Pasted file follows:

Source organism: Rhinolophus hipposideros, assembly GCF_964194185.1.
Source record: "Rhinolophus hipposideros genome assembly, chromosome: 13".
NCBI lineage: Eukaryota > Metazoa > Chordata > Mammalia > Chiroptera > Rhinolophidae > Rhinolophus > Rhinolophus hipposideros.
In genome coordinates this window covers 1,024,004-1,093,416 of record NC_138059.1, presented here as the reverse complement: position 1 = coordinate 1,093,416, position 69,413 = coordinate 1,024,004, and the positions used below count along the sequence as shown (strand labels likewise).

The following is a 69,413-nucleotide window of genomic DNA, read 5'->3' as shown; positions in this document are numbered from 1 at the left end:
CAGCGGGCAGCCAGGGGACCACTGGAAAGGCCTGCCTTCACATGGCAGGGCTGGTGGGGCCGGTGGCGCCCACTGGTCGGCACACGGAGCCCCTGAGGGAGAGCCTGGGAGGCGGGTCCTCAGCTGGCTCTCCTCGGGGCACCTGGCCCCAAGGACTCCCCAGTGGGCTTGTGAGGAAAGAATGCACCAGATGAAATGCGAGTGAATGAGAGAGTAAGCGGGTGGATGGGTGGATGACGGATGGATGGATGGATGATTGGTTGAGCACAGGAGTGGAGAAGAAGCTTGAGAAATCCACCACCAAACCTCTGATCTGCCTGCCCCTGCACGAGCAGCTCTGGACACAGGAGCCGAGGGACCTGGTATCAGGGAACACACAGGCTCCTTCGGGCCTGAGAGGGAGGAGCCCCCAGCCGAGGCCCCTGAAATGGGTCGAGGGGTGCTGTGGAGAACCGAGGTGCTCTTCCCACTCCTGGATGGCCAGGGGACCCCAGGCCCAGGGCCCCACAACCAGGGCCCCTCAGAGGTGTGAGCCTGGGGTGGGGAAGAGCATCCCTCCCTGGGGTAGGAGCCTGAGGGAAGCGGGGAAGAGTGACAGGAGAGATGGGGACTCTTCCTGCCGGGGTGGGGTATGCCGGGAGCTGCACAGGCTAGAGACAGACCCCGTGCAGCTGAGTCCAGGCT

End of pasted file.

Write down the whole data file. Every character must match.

Source organism: Rhinolophus hipposideros, assembly GCF_964194185.1.
Source record: "Rhinolophus hipposideros genome assembly, chromosome: 13".
NCBI lineage: Eukaryota > Metazoa > Chordata > Mammalia > Chiroptera > Rhinolophidae > Rhinolophus > Rhinolophus hipposideros.
In genome coordinates this window covers 1,024,004-1,093,416 of record NC_138059.1, presented here as the reverse complement: position 1 = coordinate 1,093,416, position 69,413 = coordinate 1,024,004, and the positions used below count along the sequence as shown (strand labels likewise).

The following is a 69,413-nucleotide window of genomic DNA, read 5'->3' as shown; positions in this document are numbered from 1 at the left end:
CAGCGGGCAGCCAGGGGACCACTGGAAAGGCCTGCCTTCACATGGCAGGGCTGGTGGGGCCGGTGGCGCCCACTGGTCGGCACACGGAGCCCCTGAGGGAGAGCCTGGGAGGCGGGTCCTCAGCTGGCTCTCCTCGGGGCACCTGGCCCCAAGGACTCCCCAGTGGGCTTGTGAGGAAAGAATGCACCAGATGAAATGCGAGTGAATGAGAGAGTAAGCGGGTGGATGGGTGGATGACGGATGGATGGATGGATGATTGGTTGAGCACAGGAGTGGAGAAGAAGCTTGAGAAATCCACCACCAAACCTCTGATCTGCCTGCCCCTGCACGAGCAGCTCTGGACACAGGAGCCGAGGGACCTGGTATCAGGGAACACACAGGCTCCTTCGGGCCTGAGAGGGAGGAGCCCCCAGCCGAGGCCCCTGAAATGGGTCGAGGGGTGCTGTGGAGAACCGAGGTGCTCTTCCCACTCCTGGATGGCCAGGGGACCCCAGGCCCAGGGCCCCACAACCAGGGCCCCTCAGAGGTGTGAGCCTGGGGTGGGGAAGAGCATCCCTCCCTGGGGTAGGAGCCTGAGGGAAGCGGGGAAGAGTGACAGGAGAGATGGGGACTCTTCCTGCCGGGGTGGGGTATGCCGGGAGCTGCACAGGCTAGAGACAGACCCCGTGCAGCTGAGTCCAGGCT